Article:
From KERA News:
Yeganeh Bahraminejad sorts through a stack of papers inside her Dallas apartment. There’s a bill from the electric provider about an overdue payment — a reminder that she’s not sure how she’s going to keep up with all of her expenses.
The 40-year Iranian native landed in the U.S. in March and was excited to start a new chapter in the U.S. But in May, the organization that resettled her, Refugee Services of Texas, announced it was permanently closing after 40 years.
David McKeever, the agency’s CEO, said in a statement that RST was forced to close due to a severe budget shortfall, despite implementing an emergency plan to make up financial losses.
Weeks later, refugees who were being resettled by RST still have more questions than answers. Bahraminejad and other newcomers KERA talked to say they feel disillusioned and angry at what happened to RST.
“It’s not my problem that they don’t have the money,” Bahraminejad said. “They accept my case. If they don’t have the money, why [did] they accept new case[s]?”
Statewide plan for refugees
Other resettlement agencies around the state are taking on RST’s clients, but some say that process has been slow-going, confusing and frustrating.
Jeff Demers, State Refugee Coordinator at the Texas Office for Refugees, said in a written response that his office organized a task force in response to RST’s closure and that staff visited every RST office statewide to collect client case files.
He said TXOR is reviewing a total of 3,800 active client cases statewide as well as recently closed cases to identify ongoing needs and refer clients to refugee service providers.
“To date, we have successfully contacted nearly all Fort Worth and Austin clients and have initiated the referral process to agencies in these areas who have confirmed capacity,” he said. “We are diligently working through each case, according to urgency and region, so that every existing client is engaged.”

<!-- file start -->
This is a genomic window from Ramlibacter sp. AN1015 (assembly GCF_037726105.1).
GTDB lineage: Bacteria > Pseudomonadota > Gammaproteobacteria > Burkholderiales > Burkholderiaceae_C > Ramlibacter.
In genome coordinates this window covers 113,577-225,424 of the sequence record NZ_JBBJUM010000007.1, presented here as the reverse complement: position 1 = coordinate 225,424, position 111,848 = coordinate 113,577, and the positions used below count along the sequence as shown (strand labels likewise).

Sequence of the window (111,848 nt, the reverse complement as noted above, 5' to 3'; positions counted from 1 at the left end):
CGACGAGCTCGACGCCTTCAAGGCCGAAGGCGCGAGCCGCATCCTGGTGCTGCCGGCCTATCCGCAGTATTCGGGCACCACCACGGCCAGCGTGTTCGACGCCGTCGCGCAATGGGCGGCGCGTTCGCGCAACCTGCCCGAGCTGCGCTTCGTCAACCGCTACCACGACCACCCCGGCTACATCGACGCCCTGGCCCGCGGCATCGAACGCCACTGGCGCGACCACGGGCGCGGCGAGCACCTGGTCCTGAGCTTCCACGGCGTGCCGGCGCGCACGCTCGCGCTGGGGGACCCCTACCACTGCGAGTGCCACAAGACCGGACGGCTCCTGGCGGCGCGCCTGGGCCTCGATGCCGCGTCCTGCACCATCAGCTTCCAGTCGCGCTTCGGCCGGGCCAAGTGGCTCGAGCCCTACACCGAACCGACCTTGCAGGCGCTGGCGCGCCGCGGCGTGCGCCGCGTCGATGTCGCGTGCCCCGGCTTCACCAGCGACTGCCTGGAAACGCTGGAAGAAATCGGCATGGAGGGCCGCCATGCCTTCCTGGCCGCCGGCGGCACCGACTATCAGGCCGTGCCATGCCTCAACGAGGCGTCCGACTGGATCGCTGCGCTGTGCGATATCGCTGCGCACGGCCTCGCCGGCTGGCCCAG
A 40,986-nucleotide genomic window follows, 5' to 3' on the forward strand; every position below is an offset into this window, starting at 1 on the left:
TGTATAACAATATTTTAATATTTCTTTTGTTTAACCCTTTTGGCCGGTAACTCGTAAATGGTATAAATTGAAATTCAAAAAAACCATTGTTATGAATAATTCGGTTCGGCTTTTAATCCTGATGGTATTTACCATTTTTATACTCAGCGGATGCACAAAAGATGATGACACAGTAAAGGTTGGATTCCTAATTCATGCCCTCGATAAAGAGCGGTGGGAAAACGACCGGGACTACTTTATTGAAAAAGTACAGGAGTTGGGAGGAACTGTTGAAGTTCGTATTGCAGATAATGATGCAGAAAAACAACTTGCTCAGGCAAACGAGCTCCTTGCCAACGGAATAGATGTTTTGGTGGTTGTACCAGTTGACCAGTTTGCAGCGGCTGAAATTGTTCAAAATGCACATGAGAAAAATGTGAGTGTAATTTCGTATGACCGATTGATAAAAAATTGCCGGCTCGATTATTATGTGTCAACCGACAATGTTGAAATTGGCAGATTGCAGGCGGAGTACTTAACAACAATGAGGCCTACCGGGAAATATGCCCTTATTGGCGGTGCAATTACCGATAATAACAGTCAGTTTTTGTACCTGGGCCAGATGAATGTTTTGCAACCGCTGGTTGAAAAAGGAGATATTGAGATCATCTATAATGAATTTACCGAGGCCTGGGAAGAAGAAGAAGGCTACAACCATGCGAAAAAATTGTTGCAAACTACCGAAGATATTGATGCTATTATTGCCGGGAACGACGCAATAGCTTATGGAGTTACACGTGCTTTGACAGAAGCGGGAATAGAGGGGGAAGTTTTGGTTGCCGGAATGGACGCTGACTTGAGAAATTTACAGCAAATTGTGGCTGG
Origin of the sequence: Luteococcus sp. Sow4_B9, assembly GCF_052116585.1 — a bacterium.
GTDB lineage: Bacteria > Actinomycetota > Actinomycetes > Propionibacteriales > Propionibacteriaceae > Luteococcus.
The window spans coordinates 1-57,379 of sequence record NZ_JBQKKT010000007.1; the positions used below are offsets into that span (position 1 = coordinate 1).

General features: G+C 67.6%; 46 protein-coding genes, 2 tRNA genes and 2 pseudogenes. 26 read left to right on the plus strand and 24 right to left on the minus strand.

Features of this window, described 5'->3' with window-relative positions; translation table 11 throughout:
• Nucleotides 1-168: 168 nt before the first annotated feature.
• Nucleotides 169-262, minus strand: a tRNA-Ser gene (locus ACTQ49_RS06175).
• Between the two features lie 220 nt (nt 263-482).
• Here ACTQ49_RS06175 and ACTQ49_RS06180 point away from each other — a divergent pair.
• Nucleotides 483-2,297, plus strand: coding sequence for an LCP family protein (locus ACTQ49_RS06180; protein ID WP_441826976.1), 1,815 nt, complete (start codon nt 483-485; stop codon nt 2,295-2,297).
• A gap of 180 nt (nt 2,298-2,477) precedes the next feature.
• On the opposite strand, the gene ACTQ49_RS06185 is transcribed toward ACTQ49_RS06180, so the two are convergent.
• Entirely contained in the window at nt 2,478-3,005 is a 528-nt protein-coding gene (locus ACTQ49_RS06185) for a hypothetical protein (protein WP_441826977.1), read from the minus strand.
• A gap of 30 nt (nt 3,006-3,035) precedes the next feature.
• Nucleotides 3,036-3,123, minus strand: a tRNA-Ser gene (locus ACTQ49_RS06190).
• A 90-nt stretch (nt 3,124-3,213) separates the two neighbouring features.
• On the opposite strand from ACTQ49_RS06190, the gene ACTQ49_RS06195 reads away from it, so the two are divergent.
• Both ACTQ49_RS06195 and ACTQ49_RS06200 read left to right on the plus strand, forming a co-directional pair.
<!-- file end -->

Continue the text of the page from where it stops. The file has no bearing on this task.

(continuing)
Finding a job
Bahraminejad said she’s in a somewhat better position than others because she understands and speaks English.
“I don’t need someone [to] help me,” she said. “I go everywhere [by] myself. No one translate[s] for me in a hospital or anywhere. But I just need help for my rent.”
Bahraminejad lives in a one-bedroom apartment that costs $1,080 a month. She recently found a job at a nearby Walmart, which she said she got after waiting five hours to speak with someone in charge.
“I just told him three sentences: I love this job. I need this job. And I am a woman, I’m responsible for what I promise to people,” she said. “And he gave me that job and I’m so, so grateful.”
In another Dallas apartment complex, a couple of Central African Republic men who fled the war in their country have been providing moral support for each other. Herman Besse, 35, came from a refugee camp in Cameroon in March. He expressed his dismay with the help of a French interpreter named Fernando.
“The help he’s received is not the way it should be happening,” the interpreter said. “They haven’t gotten much help from the services. They’ve been left a bit down, and they try to understand what’s going on.”
‘A dire situation’
Besse said he tried to enroll his 13-year-old son in school but had trouble. Now he wants to find a job but doesn’t know how because he hasn’t yet learned English. He said he thought someone with the resettlement agency would help guide him through that process.
“He’s saying he’s in a dire situation,” the interpreter said. “Sometimes he has to go and search for food in the garbage, and he sounds a bit desperate.”
Besse’s voice cracked as he spoke and his eyes teared up. He doesn’t understand why it’s been so difficult for him, he said, when he knows other refugees who’ve had a smooth transition.
His neighbor, Mahamat Issa, said he feels equally desperate and tears up when he describes his experience. The 36-year-old has a wife and three children.
“He doesn’t know what’s going to happen,” the interpreter said. “It feels like he’s been abandoned. He made an effort to contact someone and he’s waiting for something to happen.”
Demers, the state refugee coordinator, said each client will be individually contacted as soon as their file is under review, “to keep them informed and provide a singular point of contact to reach out with any issues or questions that arise.
“Our aim is that this consistency assures clients that they are heard and ensures that they understand each step of the process, so that they are empowered to access services as soon as possible.”